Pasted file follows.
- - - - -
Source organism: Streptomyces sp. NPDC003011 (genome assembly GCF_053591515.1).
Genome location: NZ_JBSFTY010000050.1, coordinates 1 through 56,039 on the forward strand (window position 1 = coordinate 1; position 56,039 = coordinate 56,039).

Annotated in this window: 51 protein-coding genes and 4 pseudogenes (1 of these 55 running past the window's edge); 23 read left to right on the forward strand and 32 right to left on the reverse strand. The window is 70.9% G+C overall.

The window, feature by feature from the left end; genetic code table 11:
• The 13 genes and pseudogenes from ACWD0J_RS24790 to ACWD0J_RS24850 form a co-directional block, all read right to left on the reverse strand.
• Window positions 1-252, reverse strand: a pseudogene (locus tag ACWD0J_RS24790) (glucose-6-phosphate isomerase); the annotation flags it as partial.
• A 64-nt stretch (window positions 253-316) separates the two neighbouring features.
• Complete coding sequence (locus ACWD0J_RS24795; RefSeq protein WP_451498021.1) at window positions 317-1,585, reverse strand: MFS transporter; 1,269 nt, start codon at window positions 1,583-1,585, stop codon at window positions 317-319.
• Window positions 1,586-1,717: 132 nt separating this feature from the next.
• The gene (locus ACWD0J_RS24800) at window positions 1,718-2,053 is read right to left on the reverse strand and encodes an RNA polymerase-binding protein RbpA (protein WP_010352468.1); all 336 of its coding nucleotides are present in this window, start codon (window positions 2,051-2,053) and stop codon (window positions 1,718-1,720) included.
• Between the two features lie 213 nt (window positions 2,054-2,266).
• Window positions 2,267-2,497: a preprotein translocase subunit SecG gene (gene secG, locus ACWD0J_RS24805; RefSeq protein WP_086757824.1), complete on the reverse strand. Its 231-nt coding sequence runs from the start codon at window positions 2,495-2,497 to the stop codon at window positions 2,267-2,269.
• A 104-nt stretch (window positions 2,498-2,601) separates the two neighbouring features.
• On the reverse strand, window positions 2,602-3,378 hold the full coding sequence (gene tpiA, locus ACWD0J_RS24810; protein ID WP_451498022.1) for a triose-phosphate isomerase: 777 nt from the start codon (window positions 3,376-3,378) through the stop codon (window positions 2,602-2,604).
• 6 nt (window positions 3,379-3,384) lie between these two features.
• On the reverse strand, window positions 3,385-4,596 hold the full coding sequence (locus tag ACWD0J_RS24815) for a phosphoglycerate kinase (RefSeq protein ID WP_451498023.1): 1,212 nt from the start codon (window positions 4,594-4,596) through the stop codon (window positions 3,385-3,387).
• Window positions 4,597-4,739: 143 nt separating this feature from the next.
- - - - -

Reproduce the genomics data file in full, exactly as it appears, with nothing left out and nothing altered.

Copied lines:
Source organism: Streptomyces sp. NPDC003011 (genome assembly GCF_053591515.1).
Genome location: NZ_JBSFTY010000050.1, coordinates 1 through 56,039 on the forward strand (window position 1 = coordinate 1; position 56,039 = coordinate 56,039).

Annotated in this window: 51 protein-coding genes and 4 pseudogenes (1 of these 55 running past the window's edge); 23 read left to right on the forward strand and 32 right to left on the reverse strand. The window is 70.9% G+C overall.

The window, feature by feature from the left end; genetic code table 11:
• The 13 genes and pseudogenes from ACWD0J_RS24790 to ACWD0J_RS24850 form a co-directional block, all read right to left on the reverse strand.
• Window positions 1-252, reverse strand: a pseudogene (locus tag ACWD0J_RS24790) (glucose-6-phosphate isomerase); the annotation flags it as partial.
• A 64-nt stretch (window positions 253-316) separates the two neighbouring features.
• Complete coding sequence (locus ACWD0J_RS24795; RefSeq protein WP_451498021.1) at window positions 317-1,585, reverse strand: MFS transporter; 1,269 nt, start codon at window positions 1,583-1,585, stop codon at window positions 317-319.
• Window positions 1,586-1,717: 132 nt separating this feature from the next.
• The gene (locus ACWD0J_RS24800) at window positions 1,718-2,053 is read right to left on the reverse strand and encodes an RNA polymerase-binding protein RbpA (protein WP_010352468.1); all 336 of its coding nucleotides are present in this window, start codon (window positions 2,051-2,053) and stop codon (window positions 1,718-1,720) included.
• Between the two features lie 213 nt (window positions 2,054-2,266).
• Window positions 2,267-2,497: a preprotein translocase subunit SecG gene (gene secG, locus ACWD0J_RS24805; RefSeq protein WP_086757824.1), complete on the reverse strand. Its 231-nt coding sequence runs from the start codon at window positions 2,495-2,497 to the stop codon at window positions 2,267-2,269.
• A 104-nt stretch (window positions 2,498-2,601) separates the two neighbouring features.
• On the reverse strand, window positions 2,602-3,378 hold the full coding sequence (gene tpiA, locus ACWD0J_RS24810; protein ID WP_451498022.1) for a triose-phosphate isomerase: 777 nt from the start codon (window positions 3,376-3,378) through the stop codon (window positions 2,602-2,604).
• 6 nt (window positions 3,379-3,384) lie between these two features.
• On the reverse strand, window positions 3,385-4,596 hold the full coding sequence (locus tag ACWD0J_RS24815) for a phosphoglycerate kinase (RefSeq protein ID WP_451498023.1): 1,212 nt from the start codon (window positions 4,594-4,596) through the stop codon (window positions 3,385-3,387).
• Window positions 4,597-4,739: 143 nt separating this feature from the next.